December 11 - December 17, 2000
Galileo Continues Maintaining Continuity of Fields and Particles Instrument Survey of Jovian Magnetosphere
This week Galileo's efforts continue on maintaining the continuity of a Fields and Particles instrument survey of the Jovian magnetosphere. The survey data are very valuable as they are Galileo's contribution to a dual-spacecraft observation campaign to examine the influence of the solar wind on the Jovian magnetosphere. Two engineering activities are performed during the week. On Friday, the spacecraft performs standard maintenance on its propulsion systems. On Sunday, the spacecraft executes a small turn to keep its radio antenna pointed toward Earth.
The Fields and Particles instruments on Galileo are the Dust Detector, Energetic Particle Detector, Heavy Ion Counter, Magnetometer, Plasma Detector, and Plasma Wave instrument. The second participant in this dual-spacecraft observation campaign is the Cassini spacecraft. Cassini will pass by Jupiter in December, enroute to arrival at Saturn in 2004. The rarity of having two spacecraft in position to collaborate in observing the same phenomena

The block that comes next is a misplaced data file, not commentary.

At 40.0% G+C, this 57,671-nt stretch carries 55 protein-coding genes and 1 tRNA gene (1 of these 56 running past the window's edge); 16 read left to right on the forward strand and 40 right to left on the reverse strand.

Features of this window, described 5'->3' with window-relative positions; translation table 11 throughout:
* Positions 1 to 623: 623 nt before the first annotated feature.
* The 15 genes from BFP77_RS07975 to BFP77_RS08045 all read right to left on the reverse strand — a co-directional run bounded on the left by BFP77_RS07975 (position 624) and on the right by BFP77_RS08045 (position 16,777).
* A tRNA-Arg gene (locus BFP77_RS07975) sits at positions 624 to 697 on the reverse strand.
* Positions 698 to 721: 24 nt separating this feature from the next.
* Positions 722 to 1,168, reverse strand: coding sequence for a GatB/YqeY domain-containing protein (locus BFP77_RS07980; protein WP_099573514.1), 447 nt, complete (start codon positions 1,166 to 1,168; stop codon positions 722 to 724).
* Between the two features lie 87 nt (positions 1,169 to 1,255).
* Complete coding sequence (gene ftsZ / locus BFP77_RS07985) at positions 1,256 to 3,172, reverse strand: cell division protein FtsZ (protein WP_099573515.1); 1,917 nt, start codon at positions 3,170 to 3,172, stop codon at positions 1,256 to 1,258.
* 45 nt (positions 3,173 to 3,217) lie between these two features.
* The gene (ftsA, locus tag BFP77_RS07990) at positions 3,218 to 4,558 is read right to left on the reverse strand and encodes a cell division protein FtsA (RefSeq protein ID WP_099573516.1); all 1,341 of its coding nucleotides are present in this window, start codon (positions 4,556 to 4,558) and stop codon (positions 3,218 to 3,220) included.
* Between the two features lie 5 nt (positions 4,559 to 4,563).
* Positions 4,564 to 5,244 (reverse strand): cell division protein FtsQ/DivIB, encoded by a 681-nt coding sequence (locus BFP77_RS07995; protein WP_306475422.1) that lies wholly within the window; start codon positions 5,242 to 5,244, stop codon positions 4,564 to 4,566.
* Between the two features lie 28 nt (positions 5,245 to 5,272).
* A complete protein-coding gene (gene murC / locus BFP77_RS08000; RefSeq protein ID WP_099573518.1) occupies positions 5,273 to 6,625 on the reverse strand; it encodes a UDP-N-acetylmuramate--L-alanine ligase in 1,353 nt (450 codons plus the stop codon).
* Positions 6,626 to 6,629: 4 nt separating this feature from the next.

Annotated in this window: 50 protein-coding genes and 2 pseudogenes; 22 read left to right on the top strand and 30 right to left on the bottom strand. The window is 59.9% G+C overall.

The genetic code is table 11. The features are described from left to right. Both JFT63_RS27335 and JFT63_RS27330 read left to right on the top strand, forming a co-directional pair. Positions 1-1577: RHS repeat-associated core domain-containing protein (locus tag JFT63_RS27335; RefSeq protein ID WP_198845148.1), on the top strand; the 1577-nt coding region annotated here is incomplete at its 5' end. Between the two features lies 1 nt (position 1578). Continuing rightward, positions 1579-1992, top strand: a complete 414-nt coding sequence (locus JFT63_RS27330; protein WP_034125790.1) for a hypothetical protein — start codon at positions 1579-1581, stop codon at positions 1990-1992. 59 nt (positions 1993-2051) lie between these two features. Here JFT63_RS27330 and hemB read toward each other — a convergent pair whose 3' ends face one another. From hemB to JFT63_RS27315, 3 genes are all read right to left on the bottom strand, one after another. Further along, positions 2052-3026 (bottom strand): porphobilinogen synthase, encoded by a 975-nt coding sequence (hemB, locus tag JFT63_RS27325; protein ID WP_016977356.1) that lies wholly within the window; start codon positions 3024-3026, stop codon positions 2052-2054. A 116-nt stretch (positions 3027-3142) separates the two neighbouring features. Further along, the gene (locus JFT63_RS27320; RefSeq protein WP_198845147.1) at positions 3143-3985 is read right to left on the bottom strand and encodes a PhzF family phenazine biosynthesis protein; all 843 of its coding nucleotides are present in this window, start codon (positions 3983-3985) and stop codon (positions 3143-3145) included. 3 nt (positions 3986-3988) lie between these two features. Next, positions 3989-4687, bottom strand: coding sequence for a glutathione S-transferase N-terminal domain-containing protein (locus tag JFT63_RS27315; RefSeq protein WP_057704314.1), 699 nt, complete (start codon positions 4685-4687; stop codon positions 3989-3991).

makes the data gathered by both spacecraft extremely valuable.
Galileo is using its onboard tape recorder to store survey data that cannot be immediately transmitted to Earth. The tape recorder is necessary because Galileo's main computer memory (circa 1980s) is configured to store only about 7 hours of survey data. When the radio antennas of the Deep Space Network (DSN) are being used by other spacecraft and Galileo's data buffer is near capacity, Galileo dumps the contents of the data buffer onto the tape recorder to prevent buffer overflow and data loss. When the next DSN antenna scheduled for Galileo comes along, the survey data that have been stored on the tape recorder are retrieved, packaged and transmitted to Earth.
This week, Galileo uses its tape recorder 10 times to store survey data, and is able to play back data for approximately 80 hours.